Counties again requesting additional judicial officers

The Indiana General Assembly is once again being asked to add to Indiana’s court roster, with six counties presenting requests for new judicial officers.

The Interim Study Committee on Courts and the Judiciary heard testimony Wednesday from judicial officers in Decatur, Hamilton, Hancock, Huntington, Knox and Lake counties. Hamilton County is seeking a seventh superior court, while the five other counties each requested a magistrate judge.

The requests came after the presentation of the 2019 Weighted Caseload report. The report reflects judicial “utilization” in each county — that is, the number of judges a county needs divided by the number of judges a county has. A perfect utilization would be 1.0 — where need equals judicial resources – while anything greater indicates overutilization of existing judges.

Decatur County topped the 2019 “Severity of Need” report presented by the Indiana Supreme Court Office of Court Services. Based on the formula, the Greensburg-based court system has 2.00 judges but needs 3.01 for a utilization of 1.51.

Decatur Circuit Judge Tim Day spoke of significant growth in child in need of services, criminal and domestic relations cases. He also noted that agencies including the local police and sheriff’s departments, prosecutor’s office and the Indiana Department of Child Services have devoted additional resources to their Decatur County work.

“Does that help us (courts)? No,” Day told the study committee. “More officers means more arrests, which means more criminal charges.”

“We are simply drowning,” he added.

Knox County ranks fifth in terms of 2019 severity of need. Based in Vincennes, the county has 3.00 judges but needs 4.15, for a utilization of 1.38.

The county suffered a tragedy within its judiciary in August when Superior Court Judge Ryan Johanningsmeier was killed in a small-plane crash.  The local Republican party and Gov. Eric Holcomb have since named a successor who will run unopposed on the November ballot.

Superior Court Judge Gara Lee told the study committee that the southwestern Indiana county court system would like to expand and improve its programming, such as expanding its pretrial release efforts under Criminal Rule 26. However, Lee added that it’s difficult to offer new services when the court is overwhelmed by its existing caseload.

Hamilton County follows Knox County in severity of need, also having a utilization of 1.38. The central Indiana donut county currently has 10.00 judges but needs 13.81.

David Najjar, judge of Hamilton Superior Court 5, noted the county government has already responded to the judicial need by creating a court commissioner position that will convert to a magistrate position next year. What’s more, Najjar said, Hamilton County is Indiana’s fastest-growing county and is steadily bringing in new business.

“That means more litigation, more business litigation, which is more complex,” he said.

Huntington County ranks 22 out of Indiana’s 92 counties in severity of court need. The county has 2.40 judges, needs 2.84 and has a utilization of 1.18.

However, Huntington Circuit Judge Davin Smith said that number doesn’t tell the whole story.

Like Hamilton County, the Huntington County government saw a need in the court system and offered a solution, Smith said: hiring a referee who works two days a week. Take away the referee, Smith said, and the county’s utilization goes up to 1.42 — the fifth highest in the state.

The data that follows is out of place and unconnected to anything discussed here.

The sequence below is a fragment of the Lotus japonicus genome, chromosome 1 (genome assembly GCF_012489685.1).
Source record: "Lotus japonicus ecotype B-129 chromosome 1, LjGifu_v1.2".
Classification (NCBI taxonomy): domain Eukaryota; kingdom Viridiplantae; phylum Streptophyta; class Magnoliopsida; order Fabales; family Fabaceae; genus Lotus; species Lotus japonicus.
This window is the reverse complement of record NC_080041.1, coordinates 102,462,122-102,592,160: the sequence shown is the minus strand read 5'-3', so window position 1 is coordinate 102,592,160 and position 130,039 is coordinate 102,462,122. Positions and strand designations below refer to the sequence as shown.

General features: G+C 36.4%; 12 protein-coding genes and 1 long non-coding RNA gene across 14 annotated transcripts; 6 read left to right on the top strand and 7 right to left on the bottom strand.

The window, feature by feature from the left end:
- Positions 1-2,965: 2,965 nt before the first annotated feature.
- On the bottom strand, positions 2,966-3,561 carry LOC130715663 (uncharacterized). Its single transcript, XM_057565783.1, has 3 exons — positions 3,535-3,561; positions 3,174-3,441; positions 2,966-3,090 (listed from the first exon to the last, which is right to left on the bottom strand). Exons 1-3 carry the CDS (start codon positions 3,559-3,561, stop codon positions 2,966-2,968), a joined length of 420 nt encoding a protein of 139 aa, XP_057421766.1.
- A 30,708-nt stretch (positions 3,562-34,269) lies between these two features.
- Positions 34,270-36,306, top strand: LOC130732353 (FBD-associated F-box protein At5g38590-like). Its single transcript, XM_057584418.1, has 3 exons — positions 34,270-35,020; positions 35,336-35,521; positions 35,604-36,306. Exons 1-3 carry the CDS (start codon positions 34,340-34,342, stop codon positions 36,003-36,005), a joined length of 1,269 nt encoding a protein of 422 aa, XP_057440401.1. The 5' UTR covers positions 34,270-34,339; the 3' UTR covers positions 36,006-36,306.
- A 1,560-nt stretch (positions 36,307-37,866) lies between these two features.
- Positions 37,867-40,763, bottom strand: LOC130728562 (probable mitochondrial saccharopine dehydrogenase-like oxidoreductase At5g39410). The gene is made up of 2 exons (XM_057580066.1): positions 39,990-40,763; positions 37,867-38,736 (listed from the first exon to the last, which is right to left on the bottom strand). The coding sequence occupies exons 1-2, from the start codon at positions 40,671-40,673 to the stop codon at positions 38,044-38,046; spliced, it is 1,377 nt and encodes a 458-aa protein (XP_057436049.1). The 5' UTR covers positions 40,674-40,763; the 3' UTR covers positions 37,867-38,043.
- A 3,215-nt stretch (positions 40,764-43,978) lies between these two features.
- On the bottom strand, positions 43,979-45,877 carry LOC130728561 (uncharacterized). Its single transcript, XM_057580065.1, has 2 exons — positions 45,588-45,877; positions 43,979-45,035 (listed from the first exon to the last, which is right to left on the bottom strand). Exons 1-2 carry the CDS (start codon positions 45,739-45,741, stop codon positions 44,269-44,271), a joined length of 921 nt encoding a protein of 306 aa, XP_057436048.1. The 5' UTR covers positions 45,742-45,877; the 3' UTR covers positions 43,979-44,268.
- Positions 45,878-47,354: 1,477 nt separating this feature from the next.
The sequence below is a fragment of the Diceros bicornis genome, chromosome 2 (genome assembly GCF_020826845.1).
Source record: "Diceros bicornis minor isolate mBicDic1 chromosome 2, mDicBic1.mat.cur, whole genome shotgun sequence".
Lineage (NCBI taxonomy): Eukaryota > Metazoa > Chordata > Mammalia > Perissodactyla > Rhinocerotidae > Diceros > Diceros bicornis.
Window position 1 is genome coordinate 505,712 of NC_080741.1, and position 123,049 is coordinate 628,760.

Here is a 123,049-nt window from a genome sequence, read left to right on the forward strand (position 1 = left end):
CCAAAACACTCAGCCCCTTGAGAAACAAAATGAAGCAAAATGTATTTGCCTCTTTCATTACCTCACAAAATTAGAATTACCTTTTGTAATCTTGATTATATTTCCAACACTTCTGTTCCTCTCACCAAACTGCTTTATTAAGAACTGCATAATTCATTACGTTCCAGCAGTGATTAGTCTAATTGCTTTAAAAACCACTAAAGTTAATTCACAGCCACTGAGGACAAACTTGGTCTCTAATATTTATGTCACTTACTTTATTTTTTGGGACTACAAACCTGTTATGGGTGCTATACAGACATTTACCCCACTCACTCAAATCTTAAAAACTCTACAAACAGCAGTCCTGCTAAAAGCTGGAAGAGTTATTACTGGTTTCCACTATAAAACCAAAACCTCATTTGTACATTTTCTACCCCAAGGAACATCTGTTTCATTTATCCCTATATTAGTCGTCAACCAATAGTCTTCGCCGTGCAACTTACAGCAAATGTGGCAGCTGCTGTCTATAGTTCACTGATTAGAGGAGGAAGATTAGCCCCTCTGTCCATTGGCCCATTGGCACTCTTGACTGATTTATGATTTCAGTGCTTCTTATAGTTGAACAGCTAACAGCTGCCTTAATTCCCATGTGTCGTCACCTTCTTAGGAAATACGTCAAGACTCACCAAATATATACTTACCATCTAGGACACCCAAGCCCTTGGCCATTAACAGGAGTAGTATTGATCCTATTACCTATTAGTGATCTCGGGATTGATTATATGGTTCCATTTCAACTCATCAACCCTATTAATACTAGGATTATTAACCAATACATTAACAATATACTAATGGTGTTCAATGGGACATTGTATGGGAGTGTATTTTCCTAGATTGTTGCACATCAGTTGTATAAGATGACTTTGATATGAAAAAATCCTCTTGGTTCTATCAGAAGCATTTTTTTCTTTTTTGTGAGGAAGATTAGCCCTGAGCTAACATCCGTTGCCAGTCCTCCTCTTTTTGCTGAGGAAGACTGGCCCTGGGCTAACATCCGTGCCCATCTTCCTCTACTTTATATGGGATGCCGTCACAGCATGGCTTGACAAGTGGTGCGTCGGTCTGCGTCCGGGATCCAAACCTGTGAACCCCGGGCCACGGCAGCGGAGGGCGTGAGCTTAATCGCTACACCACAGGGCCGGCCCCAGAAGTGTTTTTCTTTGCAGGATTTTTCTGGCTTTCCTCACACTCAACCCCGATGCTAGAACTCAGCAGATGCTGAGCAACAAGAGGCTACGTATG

“That’s a short-term Band-Aid,” Smith said of the referee. “Even with that, we’re still overutilized.”

If Huntington County does not receive a new magistrate judge from the General Assembly, the judge continued, the county-funded referee will become a full-time magistrate judge.

Another donut county, Hancock County ranks 55th for severity, with a utilization of 0.98. The Greenfield-based courts currently has 3.92 judges and need 3.83.

Hancock Circuit Judge Scott Sirk said his courts want to convert a commissioner to a magistrate, not actually add a new judicial officer.

Commissioners don’t have the same authority as magistrates, Sirk noted — each of their orders must be reviewed and signed by a judge, thus creating additional time and work before an order can be entered. Magistrate judges, however, can independently enter final appealable orders.

Additionally, Sirk continued, the conversion of a commissioner to a magistrate judge would be an intermediate step on the county’s road to creating a fourth court by 2030.

Finally, Lake County ranks 64th out of 92 for severity. Indiana’s second largest county, northwestern Lake County has 34.40 judges and needs 31.52 for a utilization of 0.92.

The new magistrate judge would be designated for Lake Superior Court, County Division Room 4, where Judge Aleksandra Dimitrijevic presides.

Appointed in 2019, Dimitrijevic hears both civil and criminal cases. In her first year, she has implemented a driving while suspended program in her court and has launched a pilot program allowing inmates to converse with the court via videoconference. What’s more, local city and town courts cases have recently closed, and those cases have been transferred to her jurisdiction.

The study committee will vote at its next meeting on whether to recommend additional judicial resources for each county. It will then be up to the full General Assembly to make the final decision.

The 2019 Weighted Caseload Report and county requests can be viewed here.

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